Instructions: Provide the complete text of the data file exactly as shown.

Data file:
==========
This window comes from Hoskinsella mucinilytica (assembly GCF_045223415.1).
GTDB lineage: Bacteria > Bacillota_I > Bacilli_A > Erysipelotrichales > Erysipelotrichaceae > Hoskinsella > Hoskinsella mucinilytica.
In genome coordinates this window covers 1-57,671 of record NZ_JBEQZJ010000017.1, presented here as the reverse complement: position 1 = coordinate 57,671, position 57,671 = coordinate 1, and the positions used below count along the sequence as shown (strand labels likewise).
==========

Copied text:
This window comes from Hoskinsella mucinilytica (assembly GCF_045223415.1).
GTDB lineage: Bacteria > Bacillota_I > Bacilli_A > Erysipelotrichales > Erysipelotrichaceae > Hoskinsella > Hoskinsella mucinilytica.
In genome coordinates this window covers 1-57,671 of record NZ_JBEQZJ010000017.1, presented here as the reverse complement: position 1 = coordinate 57,671, position 57,671 = coordinate 1, and the positions used below count along the sequence as shown (strand labels likewise).